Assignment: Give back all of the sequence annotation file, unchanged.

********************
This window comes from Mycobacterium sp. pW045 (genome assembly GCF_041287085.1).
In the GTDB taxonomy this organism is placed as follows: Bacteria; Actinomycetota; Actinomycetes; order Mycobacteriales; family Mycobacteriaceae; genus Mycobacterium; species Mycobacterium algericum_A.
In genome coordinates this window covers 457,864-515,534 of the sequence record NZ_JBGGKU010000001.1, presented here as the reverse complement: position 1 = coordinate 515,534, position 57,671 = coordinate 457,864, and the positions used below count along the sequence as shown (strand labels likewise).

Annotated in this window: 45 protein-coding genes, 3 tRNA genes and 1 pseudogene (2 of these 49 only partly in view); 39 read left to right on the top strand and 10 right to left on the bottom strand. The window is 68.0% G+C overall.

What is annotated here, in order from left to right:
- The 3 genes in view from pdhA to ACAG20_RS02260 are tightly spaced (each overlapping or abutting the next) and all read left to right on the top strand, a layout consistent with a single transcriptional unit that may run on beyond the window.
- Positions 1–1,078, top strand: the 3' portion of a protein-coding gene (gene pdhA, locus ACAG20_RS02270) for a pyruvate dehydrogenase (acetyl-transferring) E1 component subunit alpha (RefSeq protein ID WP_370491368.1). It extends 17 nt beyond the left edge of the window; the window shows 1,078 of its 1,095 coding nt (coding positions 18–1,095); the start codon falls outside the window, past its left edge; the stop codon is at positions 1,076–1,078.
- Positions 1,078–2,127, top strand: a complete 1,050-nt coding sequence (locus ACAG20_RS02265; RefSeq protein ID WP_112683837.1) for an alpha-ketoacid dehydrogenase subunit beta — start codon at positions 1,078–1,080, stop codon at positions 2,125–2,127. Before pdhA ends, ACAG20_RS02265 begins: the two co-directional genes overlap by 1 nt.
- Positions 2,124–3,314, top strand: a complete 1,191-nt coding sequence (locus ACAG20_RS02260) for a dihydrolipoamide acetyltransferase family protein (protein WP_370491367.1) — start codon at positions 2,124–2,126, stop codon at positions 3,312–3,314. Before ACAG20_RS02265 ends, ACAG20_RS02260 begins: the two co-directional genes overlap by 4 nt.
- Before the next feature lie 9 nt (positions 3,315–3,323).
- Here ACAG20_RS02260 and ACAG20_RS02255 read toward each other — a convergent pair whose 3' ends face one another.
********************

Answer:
This window comes from Mycobacterium sp. pW045 (genome assembly GCF_041287085.1).
In the GTDB taxonomy this organism is placed as follows: Bacteria; Actinomycetota; Actinomycetes; order Mycobacteriales; family Mycobacteriaceae; genus Mycobacterium; species Mycobacterium algericum_A.
In genome coordinates this window covers 457,864-515,534 of the sequence record NZ_JBGGKU010000001.1, presented here as the reverse complement: position 1 = coordinate 515,534, position 57,671 = coordinate 457,864, and the positions used below count along the sequence as shown (strand labels likewise).

Annotated in this window: 45 protein-coding genes, 3 tRNA genes and 1 pseudogene (2 of these 49 only partly in view); 39 read left to right on the top strand and 10 right to left on the bottom strand. The window is 68.0% G+C overall.

What is annotated here, in order from left to right:
- The 3 genes in view from pdhA to ACAG20_RS02260 are tightly spaced (each overlapping or abutting the next) and all read left to right on the top strand, a layout consistent with a single transcriptional unit that may run on beyond the window.
- Positions 1–1,078, top strand: the 3' portion of a protein-coding gene (gene pdhA, locus ACAG20_RS02270) for a pyruvate dehydrogenase (acetyl-transferring) E1 component subunit alpha (RefSeq protein ID WP_370491368.1). It extends 17 nt beyond the left edge of the window; the window shows 1,078 of its 1,095 coding nt (coding positions 18–1,095); the start codon falls outside the window, past its left edge; the stop codon is at positions 1,076–1,078.
- Positions 1,078–2,127, top strand: a complete 1,050-nt coding sequence (locus ACAG20_RS02265; RefSeq protein ID WP_112683837.1) for an alpha-ketoacid dehydrogenase subunit beta — start codon at positions 1,078–1,080, stop codon at positions 2,125–2,127. Before pdhA ends, ACAG20_RS02265 begins: the two co-directional genes overlap by 1 nt.
- Positions 2,124–3,314, top strand: a complete 1,191-nt coding sequence (locus ACAG20_RS02260) for a dihydrolipoamide acetyltransferase family protein (protein WP_370491367.1) — start codon at positions 2,124–2,126, stop codon at positions 3,312–3,314. Before ACAG20_RS02265 ends, ACAG20_RS02260 begins: the two co-directional genes overlap by 4 nt.
- Before the next feature lie 9 nt (positions 3,315–3,323).
- Here ACAG20_RS02260 and ACAG20_RS02255 read toward each other — a convergent pair whose 3' ends face one another.